Re the conversation about portholes, I have not seen mentioned the effect on radar signature. From my studies of radar and sonar in electrical engineering school where I got my bachelors and PhD, I would expect that eliminating portholes would go a long way towards reducing the radar signature, they would (if present) scatter a lot of signal (at any high frequency) back to the enemy. Even on these proposed support ships I see they are careful to slope the more vertical planes away from vertical, I am sre that is to reduce radar signature. After all I gather they have to travel with the rest of the fleet and while not in the class of stealth fighters, might as well maximize the range at which they are easily detected by opposition radar.

Cheers

John

PS I wish we would stop insulting each other on this board, it is one of the worst in that dimension I have ever seen. Not a good omen if supporters of the Royal Navy all keep firing vitriol at each other, it greatly decreases the chance of this board doing any good in heloing the prospects of the Navy.

X

They love insulting others. I like how they get very indignant when it is past back to them.

Unless you are into Top Trump specs, think the RN never makes a mistake, or confine yourself to internet news you are not wanted here or liked.

I just post now. I am past caring.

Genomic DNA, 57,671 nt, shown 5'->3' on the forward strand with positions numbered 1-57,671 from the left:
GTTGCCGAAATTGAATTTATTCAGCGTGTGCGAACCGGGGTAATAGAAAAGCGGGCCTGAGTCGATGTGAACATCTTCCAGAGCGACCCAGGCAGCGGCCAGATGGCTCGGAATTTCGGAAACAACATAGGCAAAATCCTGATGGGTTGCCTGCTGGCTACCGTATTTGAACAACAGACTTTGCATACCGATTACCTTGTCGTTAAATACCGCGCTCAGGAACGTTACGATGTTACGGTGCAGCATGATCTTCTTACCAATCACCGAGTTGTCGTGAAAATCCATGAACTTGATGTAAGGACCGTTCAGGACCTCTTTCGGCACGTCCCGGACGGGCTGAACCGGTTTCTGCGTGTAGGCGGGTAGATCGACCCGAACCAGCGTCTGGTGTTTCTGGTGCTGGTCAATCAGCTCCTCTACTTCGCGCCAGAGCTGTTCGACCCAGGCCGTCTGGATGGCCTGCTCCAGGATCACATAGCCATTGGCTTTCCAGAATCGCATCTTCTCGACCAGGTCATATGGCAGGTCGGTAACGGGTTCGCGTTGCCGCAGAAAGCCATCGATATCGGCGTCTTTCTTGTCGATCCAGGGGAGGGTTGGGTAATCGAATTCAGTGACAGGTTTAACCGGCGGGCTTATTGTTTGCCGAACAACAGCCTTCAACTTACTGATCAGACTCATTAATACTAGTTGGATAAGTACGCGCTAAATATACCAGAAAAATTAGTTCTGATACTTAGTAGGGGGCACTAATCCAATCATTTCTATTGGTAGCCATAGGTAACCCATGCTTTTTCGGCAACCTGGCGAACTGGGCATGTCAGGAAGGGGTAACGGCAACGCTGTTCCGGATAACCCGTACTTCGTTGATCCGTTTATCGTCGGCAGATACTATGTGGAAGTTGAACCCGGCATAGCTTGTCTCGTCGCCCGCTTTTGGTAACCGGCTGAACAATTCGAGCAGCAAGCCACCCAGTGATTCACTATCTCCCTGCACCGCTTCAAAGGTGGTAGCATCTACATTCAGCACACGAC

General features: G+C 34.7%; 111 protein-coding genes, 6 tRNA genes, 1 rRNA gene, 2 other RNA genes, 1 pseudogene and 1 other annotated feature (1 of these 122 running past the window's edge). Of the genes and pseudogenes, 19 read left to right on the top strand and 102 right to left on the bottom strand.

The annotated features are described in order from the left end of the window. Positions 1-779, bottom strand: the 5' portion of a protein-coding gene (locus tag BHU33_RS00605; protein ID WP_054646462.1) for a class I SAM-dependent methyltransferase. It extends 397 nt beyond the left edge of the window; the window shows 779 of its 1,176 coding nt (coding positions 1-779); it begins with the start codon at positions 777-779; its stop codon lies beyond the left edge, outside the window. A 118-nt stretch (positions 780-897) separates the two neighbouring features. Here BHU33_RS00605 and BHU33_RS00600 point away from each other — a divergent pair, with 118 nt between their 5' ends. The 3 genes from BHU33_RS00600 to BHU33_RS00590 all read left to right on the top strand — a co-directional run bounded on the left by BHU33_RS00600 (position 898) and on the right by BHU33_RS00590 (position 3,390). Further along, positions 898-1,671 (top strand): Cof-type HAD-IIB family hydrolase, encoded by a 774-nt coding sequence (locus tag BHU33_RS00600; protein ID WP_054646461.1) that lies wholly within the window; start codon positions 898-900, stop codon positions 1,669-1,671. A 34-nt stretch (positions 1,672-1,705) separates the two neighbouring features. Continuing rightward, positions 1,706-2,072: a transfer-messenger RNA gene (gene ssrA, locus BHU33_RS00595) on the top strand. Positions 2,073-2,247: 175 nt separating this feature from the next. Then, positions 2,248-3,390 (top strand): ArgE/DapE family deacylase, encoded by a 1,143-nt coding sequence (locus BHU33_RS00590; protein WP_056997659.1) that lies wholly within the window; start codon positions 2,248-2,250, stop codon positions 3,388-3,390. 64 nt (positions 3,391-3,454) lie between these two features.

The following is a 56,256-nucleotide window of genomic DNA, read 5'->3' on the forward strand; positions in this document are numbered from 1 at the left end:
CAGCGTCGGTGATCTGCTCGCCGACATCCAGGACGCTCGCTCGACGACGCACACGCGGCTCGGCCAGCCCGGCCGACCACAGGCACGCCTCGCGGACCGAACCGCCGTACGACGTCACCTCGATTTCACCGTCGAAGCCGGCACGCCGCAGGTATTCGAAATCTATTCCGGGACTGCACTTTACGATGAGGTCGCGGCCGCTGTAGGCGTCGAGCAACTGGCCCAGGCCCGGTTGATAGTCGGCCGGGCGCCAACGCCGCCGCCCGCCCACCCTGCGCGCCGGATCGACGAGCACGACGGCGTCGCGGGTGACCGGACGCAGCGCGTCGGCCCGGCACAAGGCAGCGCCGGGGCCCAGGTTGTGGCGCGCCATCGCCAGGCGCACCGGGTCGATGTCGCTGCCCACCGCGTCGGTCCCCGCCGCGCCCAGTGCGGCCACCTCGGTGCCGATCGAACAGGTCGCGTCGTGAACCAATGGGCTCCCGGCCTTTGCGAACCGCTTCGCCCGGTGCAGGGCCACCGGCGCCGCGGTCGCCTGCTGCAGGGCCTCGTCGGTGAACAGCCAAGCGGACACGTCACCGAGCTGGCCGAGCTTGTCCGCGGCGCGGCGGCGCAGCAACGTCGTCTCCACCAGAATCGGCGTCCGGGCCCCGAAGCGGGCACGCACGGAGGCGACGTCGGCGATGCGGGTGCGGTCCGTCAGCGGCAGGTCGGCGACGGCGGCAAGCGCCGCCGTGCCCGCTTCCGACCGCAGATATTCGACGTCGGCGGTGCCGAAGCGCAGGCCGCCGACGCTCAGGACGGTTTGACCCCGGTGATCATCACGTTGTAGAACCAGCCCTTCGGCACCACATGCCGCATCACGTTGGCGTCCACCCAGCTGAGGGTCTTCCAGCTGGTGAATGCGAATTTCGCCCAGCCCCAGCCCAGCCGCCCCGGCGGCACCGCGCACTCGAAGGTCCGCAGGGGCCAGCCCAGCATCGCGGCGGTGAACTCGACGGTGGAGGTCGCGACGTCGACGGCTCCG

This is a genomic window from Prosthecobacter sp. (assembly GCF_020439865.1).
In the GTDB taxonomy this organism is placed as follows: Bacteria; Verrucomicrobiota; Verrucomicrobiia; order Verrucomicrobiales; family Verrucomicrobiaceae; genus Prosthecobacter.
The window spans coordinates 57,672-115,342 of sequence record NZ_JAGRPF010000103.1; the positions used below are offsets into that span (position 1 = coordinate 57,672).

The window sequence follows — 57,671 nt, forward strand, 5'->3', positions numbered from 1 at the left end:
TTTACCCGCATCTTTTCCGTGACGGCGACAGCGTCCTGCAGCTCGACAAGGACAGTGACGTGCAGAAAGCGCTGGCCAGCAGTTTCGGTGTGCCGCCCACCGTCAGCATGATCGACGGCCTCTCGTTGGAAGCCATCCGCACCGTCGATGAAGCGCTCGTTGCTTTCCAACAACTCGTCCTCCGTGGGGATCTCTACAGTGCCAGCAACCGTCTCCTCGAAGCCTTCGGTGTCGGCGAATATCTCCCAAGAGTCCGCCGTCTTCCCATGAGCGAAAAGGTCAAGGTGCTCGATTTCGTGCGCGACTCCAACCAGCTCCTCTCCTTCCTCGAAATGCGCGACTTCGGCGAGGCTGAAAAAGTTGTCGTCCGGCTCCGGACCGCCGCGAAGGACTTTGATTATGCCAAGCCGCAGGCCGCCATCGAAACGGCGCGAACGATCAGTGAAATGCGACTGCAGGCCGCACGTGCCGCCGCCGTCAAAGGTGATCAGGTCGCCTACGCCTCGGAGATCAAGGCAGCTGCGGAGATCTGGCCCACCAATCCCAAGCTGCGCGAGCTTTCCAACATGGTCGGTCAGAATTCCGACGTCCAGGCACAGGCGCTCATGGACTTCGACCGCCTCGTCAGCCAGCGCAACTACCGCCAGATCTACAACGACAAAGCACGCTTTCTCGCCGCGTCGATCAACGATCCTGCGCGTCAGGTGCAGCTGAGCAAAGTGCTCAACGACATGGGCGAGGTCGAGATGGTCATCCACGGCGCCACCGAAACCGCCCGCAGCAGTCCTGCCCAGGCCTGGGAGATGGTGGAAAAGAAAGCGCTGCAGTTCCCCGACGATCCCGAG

Jason

Is there a source which says the Mk44 mini gun is going out of service?

N-a-B

Yep. RNTM 03-011/23 since you ask.

Jason

How do I access that?

X

RNTM is Royal Navy Temporary Memorandum. Freedom of information request or be on the distribution list.

PHILIP

giving a contract to a shipbuilder that says even before pen touches paper they’ll be two years late! who’s the clown that decided that was a great contract to pay for delays! ps crews(RFA)won’t man them; NO Portholes ie natural light a condition for merchant seamen!!

N-a-B

Pretty sure that’s not the case. FoC handover 2028 – MoD have always been hard over on that.

Nicholas

Is there any reason, other than the .50 now being preferred, for the minigun going out of service?

Duker

The harpoon was supposed to be going by 2018 , until it wasnt. Only this year was replacement ordered.
Usually its just a maintenance contract date or for accounting reasons, but unless there is money to replace these weapons or there is no savings from not replacing , why not keep them going.

AJB

There is mention of Mexeflot(?) being used. Is there any artistic impressions of these being carried, transported, fastened to the sides of the hull as was done with the LSLs ?

N-a-B

Not part of the requirement. Any mexe used will be brought by someone else.

blackcatbarrelbelly

Solid support ships (R Class, Old Fort class and newer Fort Class) dont normally carry mexe.

The Bay class do though.

George

Are these vessels classed with Lloyd’s Register?

blackcatbarrelbelly

it hasn’t been confirmed or announced officially but all RFAs normally are.

chris de pole

Great article, though one bit left me depressed, the part about having a full air group on the carriers being a long way off, so theres plenty of room to store F35B engine units on the carriers. Choosing F35B rather than C with angled decks and CATOBAR just looks to have been a huge error, especially with the way the geopolitical situation is going.